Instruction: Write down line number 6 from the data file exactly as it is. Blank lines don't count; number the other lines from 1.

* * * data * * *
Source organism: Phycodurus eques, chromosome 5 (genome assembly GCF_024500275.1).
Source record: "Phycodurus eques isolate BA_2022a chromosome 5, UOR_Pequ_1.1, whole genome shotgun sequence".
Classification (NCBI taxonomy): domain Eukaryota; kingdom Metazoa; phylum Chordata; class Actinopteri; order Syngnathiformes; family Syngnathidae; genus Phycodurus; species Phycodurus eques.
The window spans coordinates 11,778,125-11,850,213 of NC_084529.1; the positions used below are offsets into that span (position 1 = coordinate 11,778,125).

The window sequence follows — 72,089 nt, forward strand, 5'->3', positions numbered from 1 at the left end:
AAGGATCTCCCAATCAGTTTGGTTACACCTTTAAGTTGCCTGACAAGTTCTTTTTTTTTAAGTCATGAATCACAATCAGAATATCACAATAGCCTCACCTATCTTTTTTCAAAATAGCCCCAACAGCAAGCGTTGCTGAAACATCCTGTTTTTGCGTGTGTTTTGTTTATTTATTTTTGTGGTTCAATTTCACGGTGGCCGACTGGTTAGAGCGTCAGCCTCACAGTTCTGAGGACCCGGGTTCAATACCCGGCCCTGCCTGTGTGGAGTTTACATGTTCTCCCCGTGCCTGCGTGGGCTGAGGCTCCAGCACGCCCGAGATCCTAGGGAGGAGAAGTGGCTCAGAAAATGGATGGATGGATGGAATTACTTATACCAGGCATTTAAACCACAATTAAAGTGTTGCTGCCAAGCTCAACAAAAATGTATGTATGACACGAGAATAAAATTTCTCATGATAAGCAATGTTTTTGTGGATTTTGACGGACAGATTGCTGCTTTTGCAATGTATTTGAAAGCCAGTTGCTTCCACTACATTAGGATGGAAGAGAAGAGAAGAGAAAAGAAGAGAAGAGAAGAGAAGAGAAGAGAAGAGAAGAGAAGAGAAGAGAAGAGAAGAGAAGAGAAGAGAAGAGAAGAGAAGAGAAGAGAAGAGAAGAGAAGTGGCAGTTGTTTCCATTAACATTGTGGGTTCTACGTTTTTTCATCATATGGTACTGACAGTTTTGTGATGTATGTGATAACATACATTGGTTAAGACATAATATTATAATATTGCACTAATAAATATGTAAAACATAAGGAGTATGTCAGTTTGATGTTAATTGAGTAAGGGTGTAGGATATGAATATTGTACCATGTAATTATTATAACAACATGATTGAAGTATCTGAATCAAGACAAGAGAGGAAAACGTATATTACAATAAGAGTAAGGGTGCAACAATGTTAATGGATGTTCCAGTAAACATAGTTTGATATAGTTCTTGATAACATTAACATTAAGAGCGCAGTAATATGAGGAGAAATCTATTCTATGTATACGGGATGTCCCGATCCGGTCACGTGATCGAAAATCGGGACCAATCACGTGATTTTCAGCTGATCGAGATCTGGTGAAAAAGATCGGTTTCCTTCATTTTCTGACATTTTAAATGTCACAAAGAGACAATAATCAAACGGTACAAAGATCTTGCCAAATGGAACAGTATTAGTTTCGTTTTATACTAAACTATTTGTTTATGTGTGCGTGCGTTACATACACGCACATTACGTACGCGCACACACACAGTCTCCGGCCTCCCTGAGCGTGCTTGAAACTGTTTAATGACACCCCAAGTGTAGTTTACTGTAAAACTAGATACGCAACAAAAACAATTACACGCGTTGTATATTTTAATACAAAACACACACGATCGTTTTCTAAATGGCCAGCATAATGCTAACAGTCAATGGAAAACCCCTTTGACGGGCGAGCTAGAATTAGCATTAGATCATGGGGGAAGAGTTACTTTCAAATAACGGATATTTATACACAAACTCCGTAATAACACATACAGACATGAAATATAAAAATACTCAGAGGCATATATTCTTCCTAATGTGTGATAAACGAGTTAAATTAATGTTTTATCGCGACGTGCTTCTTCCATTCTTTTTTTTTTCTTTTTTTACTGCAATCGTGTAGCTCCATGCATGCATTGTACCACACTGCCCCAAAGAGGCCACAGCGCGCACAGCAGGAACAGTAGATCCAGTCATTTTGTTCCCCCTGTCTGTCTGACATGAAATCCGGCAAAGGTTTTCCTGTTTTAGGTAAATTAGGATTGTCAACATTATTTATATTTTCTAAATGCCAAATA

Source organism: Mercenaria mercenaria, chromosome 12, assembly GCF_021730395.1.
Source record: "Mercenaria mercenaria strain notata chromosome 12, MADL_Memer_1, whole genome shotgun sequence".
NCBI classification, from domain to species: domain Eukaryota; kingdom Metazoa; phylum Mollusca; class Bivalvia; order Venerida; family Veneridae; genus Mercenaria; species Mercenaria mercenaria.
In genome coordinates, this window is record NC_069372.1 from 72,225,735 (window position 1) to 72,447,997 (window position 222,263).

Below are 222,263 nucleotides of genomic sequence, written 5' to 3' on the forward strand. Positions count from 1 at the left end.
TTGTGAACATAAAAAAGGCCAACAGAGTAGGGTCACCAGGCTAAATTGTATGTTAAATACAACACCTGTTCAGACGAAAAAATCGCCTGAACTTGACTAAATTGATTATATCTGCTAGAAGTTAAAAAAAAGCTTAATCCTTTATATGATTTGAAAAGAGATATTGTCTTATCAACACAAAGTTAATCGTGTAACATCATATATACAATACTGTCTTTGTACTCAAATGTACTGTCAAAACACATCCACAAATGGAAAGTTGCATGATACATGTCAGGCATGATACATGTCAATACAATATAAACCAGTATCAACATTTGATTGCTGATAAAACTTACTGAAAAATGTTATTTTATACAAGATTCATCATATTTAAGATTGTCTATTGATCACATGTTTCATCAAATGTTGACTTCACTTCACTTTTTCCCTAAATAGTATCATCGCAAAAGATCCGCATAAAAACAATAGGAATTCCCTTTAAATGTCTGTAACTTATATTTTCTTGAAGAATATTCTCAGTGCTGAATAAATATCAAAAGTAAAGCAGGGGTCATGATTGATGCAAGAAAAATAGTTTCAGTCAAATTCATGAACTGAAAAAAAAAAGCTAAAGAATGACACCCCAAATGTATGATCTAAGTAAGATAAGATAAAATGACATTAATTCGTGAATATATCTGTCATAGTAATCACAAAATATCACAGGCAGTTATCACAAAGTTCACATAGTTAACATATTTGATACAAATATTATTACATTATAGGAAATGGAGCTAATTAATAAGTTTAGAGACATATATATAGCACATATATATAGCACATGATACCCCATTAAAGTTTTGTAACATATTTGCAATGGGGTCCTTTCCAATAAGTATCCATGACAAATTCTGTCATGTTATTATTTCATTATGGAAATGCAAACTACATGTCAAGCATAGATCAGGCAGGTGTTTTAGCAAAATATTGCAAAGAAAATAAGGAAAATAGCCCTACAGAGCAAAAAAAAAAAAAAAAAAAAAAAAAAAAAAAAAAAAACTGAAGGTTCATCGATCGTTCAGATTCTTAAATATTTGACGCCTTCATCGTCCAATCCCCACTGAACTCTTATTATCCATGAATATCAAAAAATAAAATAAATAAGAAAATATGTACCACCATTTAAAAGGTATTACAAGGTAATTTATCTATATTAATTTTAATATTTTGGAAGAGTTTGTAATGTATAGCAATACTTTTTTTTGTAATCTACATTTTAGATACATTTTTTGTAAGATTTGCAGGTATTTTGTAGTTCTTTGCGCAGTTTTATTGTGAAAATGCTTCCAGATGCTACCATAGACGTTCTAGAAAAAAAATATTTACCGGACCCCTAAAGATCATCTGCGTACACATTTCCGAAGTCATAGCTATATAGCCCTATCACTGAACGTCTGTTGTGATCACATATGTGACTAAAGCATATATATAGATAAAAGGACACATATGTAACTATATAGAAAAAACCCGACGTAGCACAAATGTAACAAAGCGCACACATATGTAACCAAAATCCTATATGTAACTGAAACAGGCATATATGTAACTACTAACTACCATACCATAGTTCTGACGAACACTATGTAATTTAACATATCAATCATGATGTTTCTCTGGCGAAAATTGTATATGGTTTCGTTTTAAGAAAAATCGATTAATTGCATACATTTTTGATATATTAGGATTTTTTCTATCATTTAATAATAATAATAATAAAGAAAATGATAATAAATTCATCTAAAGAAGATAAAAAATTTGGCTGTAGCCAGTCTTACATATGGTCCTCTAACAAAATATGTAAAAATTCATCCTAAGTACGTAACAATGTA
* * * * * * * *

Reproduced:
AAGGATCTCCCAATCAGTTTGGTTACACCTTTAAGTTGCCTGACAAGTTCTTTTTTTTTAAGTCATGAATCACAATCAGAATATCACAATAGCCTCACCTATCTTTTTTCAAAATAGCCCCAACAGCAAGCGTTGCTGAAACATCCTGTTTTTGCGTGTGTTTTGTTTATTTATTTTTGTGGTTCAATTTCACGGTGGCCGACTGGTTAGAGCGTCAGCCTCACAGTTCTGAGGACCCGGGTTCAATACCCGGCCCTGCCTGTGTGGAGTTTACATGTTCTCCCCGTGCCTGCGTGGGCTGAGGCTCCAGCACGCCCGAGATCCTAGGGAGGAGAAGTGGCTCAGAAAATGGATGGATGGATGGAATTACTTATACCAGGCATTTAAACCACAATTAAAGTGTTGCTGCCAAGCTCAACAAAAATGTATGTATGACACGAGAATAAAATTTCTCATGATAAGCAATGTTTTTGTGGATTTTGACGGACAGATTGCTGCTTTTGCAATGTATTTGAAAGCCAGTTGCTTCCACTACATTAGGATGGAAGAGAAGAGAAGAGAAAAGAAGAGAAGAGAAGAGAAGAGAAGAGAAGAGAAGAGAAGAGAAGAGAAGAGAAGAGAAGAGAAGAGAAGAGAAGAGAAGAGAAGAGAAGAGAAGAGAAGTGGCAGTTGTTTCCATTAACATTGTGGGTTCTACGTTTTTTCATCATATGGTACTGACAGTTTTGTGATGTATGTGATAACATACATTGGTTAAGACATAATATTATAATATTGCACTAATAAATATGTAAAACATAAGGAGTATGTCAGTTTGATGTTAATTGAGTAAGGGTGTAGGATATGAATATTGTACCATGTAATTATTATAACAACATGATTGAAGTATCTGAATCAAGACAAGAGAGGAAAACGTATATTACAATAAGAGTAAGGGTGCAACAATGTTAATGGATGTTCCAGTAAACATAGTTTGATATAGTTCTTGATAACATTAACATTAAGAGCGCAGTAATATGAGGAGAAATCTATTCTATGTATACGGGATGTCCCGATCCGGTCACGTGATCGAAAATCGGGACCAATCACGTGATTTTCAGCTGATCGAGATCTGGTGAAAAAGATCGGTTTCCTTCATTTTCTGACATTTTAAATGTCACAAAGAGACAATAATCAAACGGTACAAAGATCTTGCCAAATGGAACAGTATTAGTTTCGTTTTATACTAAACTATTTGTTTATGTGTGCGTGCGTTACATACACGCACATTACGTACGCGCACACACACAGTCTCCGGCCTCCCTGAGCGTGCTTGAAACTGTTTAATGACACCCCAAGTGTAGTTTACTGTAAAACTAGATACGCAACAAAAACAATTACACGCGTTGTATATTTTAATACAAAACACACACGATCGTTTTCTAAATGGCCAGCATAATGCTAACAGTCAATGGAAAACCCCTTTGACGGGCGAGCTAGAATTAGCATTAGATCATGGGGGAAGAGTTACTTTCAAATAACGGATATTTATACACAAACTCCGTAATAACACATACAGACATGAAATATAAAAATACTCAGAGGCATATATTCTTCCTAATGTGTGATAAACGAGTTAAATTAATGTTTTATCGCGACGTGCTTCTTCCATTCTTTTTTTTTTCTTTTTTTACTGCAATCGTGTAGCTCCATGCATGCATTGTACCACACTGCCCCAAAGAGGCCACAGCGCGCACAGCAGGAACAGTAGATCCAGTCATTTTGTTCCCCCTGTCTGTCTGACATGAAATCCGGCAAAGGTTTTCCTGTTTTAGGTAAATTAGGATTGTCAACATTATTTATATTTTCTAAATGCCAAATA